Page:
I was at the funeral yesterday of just one such person. Many years ago she welcomed me into her home and her family at a difficult stage in my life and probably contributed a great deal more to the man that I have become than she ever realised. She offered humour and compassion and expected nothing in return.

Her sons, my oldest friends, spoke eloquently from the pulpit about their mother. The main thing they talked about was how much of a joker she was. Her favourite involved an empty cup and saucer. A first time guest would be offered a cup of tea. She would carry it carefully from the tea tray and pretend to stumble just as she reached them. The cup would fall. The guest would jump back into their seat expecting a lap full of boiling water but all they got was an empty china cup and a slice of laughter. The ice was broken and the mood was set for the remainder of their visit.

It’s easy to almost deify the recent dead but she really was one of the nicest people I have ever met. I never heard a cruel comment from her and everyone who knew her had nothing but good to say of her. Being in her company was a constant joy.

I wrote the following poem – not for her – but for someone else who came into my life just when I needed them – but the sentiment and the appreciation is shared equally between them.

Here’s to all of our guardian angels... may they continue to find us when we need them and may we all be given the opportunity to provide the same service for others.

Father Martin.

The years have cast a haze
over the man who gave me the chess set.
The line of his nose may have been broken
by spectacles, his hair
may have been seasoned grey.

I was so short. He seemed a giant.
He was a giant, but was he tall?
He taught me how to play,
where to find whelks,
how not to abuse privilege.
All of those lonely, convent children
and he gave the chess set to me.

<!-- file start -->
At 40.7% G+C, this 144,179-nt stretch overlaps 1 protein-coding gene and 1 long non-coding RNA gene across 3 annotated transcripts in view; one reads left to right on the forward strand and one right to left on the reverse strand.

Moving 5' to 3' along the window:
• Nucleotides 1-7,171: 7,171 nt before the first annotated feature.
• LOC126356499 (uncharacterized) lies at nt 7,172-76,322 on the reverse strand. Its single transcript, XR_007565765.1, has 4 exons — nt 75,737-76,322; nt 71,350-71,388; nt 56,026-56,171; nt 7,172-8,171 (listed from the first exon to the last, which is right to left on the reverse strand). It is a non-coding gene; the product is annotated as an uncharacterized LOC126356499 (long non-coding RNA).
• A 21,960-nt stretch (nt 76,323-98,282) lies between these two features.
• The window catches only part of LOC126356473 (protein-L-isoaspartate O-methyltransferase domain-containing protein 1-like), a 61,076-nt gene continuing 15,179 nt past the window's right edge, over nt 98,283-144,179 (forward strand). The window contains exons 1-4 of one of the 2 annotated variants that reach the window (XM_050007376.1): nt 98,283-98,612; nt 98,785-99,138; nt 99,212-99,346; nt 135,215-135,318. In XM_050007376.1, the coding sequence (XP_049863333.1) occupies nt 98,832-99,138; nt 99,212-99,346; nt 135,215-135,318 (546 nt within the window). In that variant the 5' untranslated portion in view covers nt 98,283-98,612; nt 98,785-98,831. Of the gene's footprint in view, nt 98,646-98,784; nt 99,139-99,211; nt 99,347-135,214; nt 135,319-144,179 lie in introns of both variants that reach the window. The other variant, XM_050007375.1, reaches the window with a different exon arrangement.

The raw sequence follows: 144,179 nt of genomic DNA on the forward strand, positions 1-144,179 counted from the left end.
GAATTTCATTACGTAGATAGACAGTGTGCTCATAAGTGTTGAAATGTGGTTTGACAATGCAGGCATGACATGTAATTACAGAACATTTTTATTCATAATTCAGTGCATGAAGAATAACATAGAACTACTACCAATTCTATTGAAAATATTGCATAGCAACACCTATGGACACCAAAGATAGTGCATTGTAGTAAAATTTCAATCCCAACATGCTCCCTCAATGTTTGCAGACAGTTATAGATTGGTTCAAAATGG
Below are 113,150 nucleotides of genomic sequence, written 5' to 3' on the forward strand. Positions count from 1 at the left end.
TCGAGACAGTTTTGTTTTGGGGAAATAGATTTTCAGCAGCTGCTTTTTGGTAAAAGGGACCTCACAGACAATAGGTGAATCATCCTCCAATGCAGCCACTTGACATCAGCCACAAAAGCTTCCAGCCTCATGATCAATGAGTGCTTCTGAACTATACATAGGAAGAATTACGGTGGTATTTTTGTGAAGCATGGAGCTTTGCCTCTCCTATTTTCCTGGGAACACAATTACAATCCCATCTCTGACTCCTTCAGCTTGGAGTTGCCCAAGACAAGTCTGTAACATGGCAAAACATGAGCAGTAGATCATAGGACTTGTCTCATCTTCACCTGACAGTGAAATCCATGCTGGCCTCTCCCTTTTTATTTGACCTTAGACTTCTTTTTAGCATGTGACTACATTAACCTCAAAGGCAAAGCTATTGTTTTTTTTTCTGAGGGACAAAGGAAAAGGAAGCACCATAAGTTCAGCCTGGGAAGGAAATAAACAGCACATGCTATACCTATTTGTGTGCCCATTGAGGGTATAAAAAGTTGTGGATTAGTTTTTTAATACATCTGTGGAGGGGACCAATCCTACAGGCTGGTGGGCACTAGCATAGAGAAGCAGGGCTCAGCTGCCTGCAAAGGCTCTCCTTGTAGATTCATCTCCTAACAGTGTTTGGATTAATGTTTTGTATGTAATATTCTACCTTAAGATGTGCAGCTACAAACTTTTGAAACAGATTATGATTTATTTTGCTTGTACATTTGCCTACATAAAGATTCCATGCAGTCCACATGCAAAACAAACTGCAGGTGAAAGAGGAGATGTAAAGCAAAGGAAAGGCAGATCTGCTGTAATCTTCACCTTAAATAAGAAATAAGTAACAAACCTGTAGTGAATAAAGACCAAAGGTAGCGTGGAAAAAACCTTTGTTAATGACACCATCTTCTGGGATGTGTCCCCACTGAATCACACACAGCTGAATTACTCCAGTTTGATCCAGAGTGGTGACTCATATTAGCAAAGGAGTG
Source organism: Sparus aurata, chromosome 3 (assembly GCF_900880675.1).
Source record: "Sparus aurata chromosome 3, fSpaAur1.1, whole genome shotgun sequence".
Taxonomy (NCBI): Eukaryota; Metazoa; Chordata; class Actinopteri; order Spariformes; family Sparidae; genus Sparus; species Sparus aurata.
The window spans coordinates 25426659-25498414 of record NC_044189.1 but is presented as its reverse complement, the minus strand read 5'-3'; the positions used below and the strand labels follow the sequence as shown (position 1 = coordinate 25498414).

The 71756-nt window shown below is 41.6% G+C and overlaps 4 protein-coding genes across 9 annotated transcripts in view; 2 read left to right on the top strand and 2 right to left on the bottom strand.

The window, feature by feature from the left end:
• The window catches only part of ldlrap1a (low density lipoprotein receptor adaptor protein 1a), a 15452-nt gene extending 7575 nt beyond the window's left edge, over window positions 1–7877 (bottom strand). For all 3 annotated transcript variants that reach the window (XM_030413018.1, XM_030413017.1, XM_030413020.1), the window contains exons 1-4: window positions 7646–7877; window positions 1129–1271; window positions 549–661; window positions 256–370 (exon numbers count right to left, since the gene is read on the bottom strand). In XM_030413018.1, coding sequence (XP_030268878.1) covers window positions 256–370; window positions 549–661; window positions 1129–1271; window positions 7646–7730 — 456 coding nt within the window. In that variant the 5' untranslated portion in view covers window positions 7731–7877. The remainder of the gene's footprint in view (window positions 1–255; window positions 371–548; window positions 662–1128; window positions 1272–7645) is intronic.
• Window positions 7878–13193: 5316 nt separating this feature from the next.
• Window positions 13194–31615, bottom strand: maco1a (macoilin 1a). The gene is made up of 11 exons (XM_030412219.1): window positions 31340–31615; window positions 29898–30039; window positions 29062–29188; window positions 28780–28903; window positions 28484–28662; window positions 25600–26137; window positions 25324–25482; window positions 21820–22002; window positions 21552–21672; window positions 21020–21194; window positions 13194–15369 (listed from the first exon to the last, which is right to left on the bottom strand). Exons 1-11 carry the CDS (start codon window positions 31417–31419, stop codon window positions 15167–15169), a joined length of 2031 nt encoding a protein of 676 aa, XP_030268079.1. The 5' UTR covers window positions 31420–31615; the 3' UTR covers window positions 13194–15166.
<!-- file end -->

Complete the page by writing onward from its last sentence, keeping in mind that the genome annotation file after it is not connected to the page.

I found it in a cupboard
unopened  after three house moves
and twenty-five years.
One piece missing
its foam outline empty
as the space behind a mirror.

The set is dusted with memory of his voice,
“Guilt and religion should be strangers.”
“We grieve for ourselves, not our dead.”
“Going to Mass weekly, is not the measure of the man.”

I was nine.
I understood every word.

After the funeral family and friends had tea and sandwiches at a local hotel and a wheen o’ blethers (translation – we talked a LOT)

When I got home I had trouble sleeping, my mind full of the day. Just before I turned off the TV, I was channel surfing. I caught the last ten minutes of the movie (based on the book) Tuesdays With Morrie. The old coach on his deathbed offered support and advice to his friend who was grieving in anticipation of the his passing.

The old fella offered this – “Death means the end of a life: not the end of a relationship.”

God bless you, Marie and thank you for everything.

Tuesday, 15 February 2011

Adele - Someone Like You

Here's an antidote to all the over-produced pap the record industry are serving up these days. An incredible voice, affecting lyrics, emotion by the bucket load - and a piano.


Monday, 14 February 2011

Where Ideas Come From

One of the most common questions writers are asked is “Where do you get your ideas from?” As a writer I can understand why someone being asked this question for the gazillionth time might leak out a groan. On the other hand I can also understand why a reader might ask.

The brain is a like a receptor for ideas you just need to tune it in... and whisper it – with enough practise, anyone can do it.

Remember the last time you bought a new car. Before the moment you got behind the wheel of your new car you rarely saw that particular brand. Perhaps, that was one of the reasons you liked it? However, now that you’ve got on, you see them every frickin’ where.

There aren’t suddenly more of them on the road. You haven’t started a new fashion, dude. It’s just that your awareness has been switched on. Your receptor has been alerted and is working on that particular issue.

It’s the same with ideas.

I went through a writing challenge with a writing buddy a few years back. I moaned to him that I hadn’t written a poem for yonks. He set me a challenge. I was to send him a fresh new poem every day by midnight.
Aye, right, says I. I’ve got a life. How about 1 a week? Naw, says he (in a Canadian accent – on account of the fact he comes from Canadia) how about 2 per week. Awright, says I (in a Scottish accent on account of I come from Scottishland.) And all of this by email! Amazing!

That set off one of the richest writing periods of my life. For 9 months I wrote 2 poems per week and emailed them to MK (on account of that’s his initials). Midnight Wednesday and Midnight Sunday were the deadlines and it was not a rare occurrence that I’d be chewing on my pencil at nine-thirty pm on a Wednesday, wondering just what the fuck I was going to write about. The expletive is necessary because that’s just what I was thinking.